I fished bottom rigs for whatever would bite. I didn't have any lifers in mind, but carpsuckers or buffalo would have been welcome. The fish that showed up were the typical species you'd expect on a gravel bottom river in the midwest.
Shorthead Redhorse (Moxostoma macrolepidotum)
Silver Redhorse (Moxostoma anisurum)
Freshwater Drum (Aplodinotus grunniens)
Channel Catfish (Ictalurus punctatus)
The drum became annoying, so I packed up and headed to Lock & Dam #14 on the Mississippi River. Believe it or not, this was the first time I'd fished the big river! I baited an area on the downstream side of the dam with corn and alfalfa pellets and then fished corn on circle hooks. After a few timid bites, I hooked into a huge fish, the biggest common carp I've ever had on the line! I would guess it was 30 lbs, but of course talk is cheap and I have no photo. Such is life! I got the carp up to the rocks, had no way of getting it into my small landing net, and finally watched it thrash around and snap my leader. Oh well.
Matt finished his work for the day and joined me at the lock & dam. He fished nightcrawlers on the bottom and landed this nice bass. Other than that we didn't catch anything, so we headed back to the Rock River.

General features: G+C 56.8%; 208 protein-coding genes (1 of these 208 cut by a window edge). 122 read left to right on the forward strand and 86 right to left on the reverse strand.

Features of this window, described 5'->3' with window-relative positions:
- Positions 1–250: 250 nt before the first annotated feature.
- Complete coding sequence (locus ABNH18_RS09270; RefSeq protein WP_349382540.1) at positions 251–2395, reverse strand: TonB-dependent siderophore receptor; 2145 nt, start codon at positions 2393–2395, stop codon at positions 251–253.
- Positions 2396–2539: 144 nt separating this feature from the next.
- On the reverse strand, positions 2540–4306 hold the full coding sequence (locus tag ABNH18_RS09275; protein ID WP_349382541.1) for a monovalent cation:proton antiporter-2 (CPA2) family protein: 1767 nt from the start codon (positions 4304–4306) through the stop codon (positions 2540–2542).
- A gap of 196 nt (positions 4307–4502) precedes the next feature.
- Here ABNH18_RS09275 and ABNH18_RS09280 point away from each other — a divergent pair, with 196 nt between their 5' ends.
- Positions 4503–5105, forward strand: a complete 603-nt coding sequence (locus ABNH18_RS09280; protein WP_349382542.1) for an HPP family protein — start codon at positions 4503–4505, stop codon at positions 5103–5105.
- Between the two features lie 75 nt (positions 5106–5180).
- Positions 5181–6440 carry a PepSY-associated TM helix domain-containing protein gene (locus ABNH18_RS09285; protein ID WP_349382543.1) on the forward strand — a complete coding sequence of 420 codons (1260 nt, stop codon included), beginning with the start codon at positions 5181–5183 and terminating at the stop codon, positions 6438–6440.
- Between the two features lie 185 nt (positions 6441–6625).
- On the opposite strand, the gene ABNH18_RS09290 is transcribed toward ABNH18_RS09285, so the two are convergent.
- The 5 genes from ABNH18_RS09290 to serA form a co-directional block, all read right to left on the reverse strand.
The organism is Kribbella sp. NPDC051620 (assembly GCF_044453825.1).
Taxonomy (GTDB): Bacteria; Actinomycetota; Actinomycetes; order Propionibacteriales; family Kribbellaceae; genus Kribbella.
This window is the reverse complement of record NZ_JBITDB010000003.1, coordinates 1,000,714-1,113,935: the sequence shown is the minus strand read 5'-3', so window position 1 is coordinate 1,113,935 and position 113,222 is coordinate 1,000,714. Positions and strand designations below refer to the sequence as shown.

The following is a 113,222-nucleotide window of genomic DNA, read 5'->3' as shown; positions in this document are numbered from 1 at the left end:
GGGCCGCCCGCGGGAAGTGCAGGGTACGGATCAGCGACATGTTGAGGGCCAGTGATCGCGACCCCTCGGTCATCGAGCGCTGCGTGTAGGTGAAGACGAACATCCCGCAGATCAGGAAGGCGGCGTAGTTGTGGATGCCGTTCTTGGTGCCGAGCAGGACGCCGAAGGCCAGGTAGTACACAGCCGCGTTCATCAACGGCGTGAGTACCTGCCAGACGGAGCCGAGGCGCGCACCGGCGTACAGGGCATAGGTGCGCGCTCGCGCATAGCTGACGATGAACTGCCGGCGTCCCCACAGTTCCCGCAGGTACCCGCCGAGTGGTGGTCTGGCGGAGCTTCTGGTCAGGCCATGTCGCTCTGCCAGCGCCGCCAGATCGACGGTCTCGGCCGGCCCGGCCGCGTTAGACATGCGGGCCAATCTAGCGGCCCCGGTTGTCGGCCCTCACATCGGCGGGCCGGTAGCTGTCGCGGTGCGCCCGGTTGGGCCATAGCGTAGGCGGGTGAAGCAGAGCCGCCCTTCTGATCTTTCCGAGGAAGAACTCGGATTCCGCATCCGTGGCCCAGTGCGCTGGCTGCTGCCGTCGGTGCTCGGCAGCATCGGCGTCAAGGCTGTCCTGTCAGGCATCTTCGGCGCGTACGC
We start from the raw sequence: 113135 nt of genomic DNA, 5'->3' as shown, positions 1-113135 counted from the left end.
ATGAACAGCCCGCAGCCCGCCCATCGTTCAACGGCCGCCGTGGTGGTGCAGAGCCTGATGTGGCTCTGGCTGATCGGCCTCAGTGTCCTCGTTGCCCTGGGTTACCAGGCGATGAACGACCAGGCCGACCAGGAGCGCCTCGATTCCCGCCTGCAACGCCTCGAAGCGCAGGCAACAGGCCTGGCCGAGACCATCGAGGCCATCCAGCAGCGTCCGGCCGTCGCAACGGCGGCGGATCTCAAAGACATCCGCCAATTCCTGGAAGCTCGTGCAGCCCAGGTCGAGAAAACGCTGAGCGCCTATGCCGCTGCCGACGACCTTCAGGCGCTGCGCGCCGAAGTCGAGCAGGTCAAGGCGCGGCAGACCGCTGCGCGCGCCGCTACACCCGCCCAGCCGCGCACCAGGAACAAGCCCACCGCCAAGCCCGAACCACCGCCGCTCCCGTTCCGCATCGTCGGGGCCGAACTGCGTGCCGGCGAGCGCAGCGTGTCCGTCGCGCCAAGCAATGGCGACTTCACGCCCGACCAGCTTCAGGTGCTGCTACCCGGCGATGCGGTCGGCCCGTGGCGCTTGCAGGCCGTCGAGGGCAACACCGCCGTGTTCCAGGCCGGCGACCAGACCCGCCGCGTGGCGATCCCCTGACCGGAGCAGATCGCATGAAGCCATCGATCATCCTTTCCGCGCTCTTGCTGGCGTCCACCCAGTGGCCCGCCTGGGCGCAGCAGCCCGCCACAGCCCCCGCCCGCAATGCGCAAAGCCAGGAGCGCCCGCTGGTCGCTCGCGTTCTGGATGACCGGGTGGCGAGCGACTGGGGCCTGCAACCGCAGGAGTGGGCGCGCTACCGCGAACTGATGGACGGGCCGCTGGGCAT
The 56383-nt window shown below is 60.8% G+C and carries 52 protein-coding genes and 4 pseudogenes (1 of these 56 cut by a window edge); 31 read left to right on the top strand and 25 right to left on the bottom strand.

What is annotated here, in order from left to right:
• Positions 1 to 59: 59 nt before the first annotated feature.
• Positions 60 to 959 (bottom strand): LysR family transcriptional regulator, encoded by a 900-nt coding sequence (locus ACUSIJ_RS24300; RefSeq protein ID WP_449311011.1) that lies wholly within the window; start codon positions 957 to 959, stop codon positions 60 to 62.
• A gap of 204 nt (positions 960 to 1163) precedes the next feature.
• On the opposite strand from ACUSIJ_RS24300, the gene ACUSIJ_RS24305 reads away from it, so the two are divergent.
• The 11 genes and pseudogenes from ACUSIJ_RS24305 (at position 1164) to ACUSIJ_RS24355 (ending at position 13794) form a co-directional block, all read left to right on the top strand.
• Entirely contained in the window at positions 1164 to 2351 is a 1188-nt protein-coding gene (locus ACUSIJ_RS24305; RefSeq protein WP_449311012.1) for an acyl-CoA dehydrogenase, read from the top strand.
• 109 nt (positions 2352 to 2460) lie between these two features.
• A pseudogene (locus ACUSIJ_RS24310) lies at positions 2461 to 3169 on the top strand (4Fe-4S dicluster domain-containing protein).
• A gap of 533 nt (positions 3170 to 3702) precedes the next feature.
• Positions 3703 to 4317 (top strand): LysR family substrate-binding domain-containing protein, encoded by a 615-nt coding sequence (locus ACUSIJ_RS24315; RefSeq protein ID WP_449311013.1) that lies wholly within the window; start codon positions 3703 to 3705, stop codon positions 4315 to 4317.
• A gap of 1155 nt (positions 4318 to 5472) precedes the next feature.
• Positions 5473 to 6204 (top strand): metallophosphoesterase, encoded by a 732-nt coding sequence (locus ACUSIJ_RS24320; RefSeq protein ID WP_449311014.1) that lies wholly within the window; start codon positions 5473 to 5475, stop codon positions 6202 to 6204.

Largemouth Bass (Micropterus salmoides)
We set up bottom rigs again, this time in the swifter water closer to the dam. While we waited, I tied a Tanago hook on my second rod and fished a slack water spot by shore. Matt was pretty excited when I caught this little orangespotted sunfish. He needed one for his lifelist, and shortly later he caught one for himself!
Orangespotted Sunfish (Lepomis humilis)
I continued microfishing, hoping for something like a Mississippi silvery minnow or bullhead minnow. What I caught though took me completely be surprise. At first I thought it was a rainbow darter, but the orange belly and black head didn't fit. I suspected it was a mud darter, and when I got home I confirmed it. A lifer darter caught blindly off the bottom in muddy water!
Mud Darter (Etheostoma asprigene) - new hook & line species #271
It's good to leave on a high note, so I packed up my gear and headed to my car. I stopped at the old Hennepin Canal lock on the way to the parking lot. There's a lot of interesting history in this state, a lot of which involves man's domination of nature. The canal was an extraordinary engineering feat for its time, but the widening of the locks on the Illinois River made it obsolete by the time it was completed.
As always, I hope you enjoyed the post, and stay tuned for a big adventure coming up in June!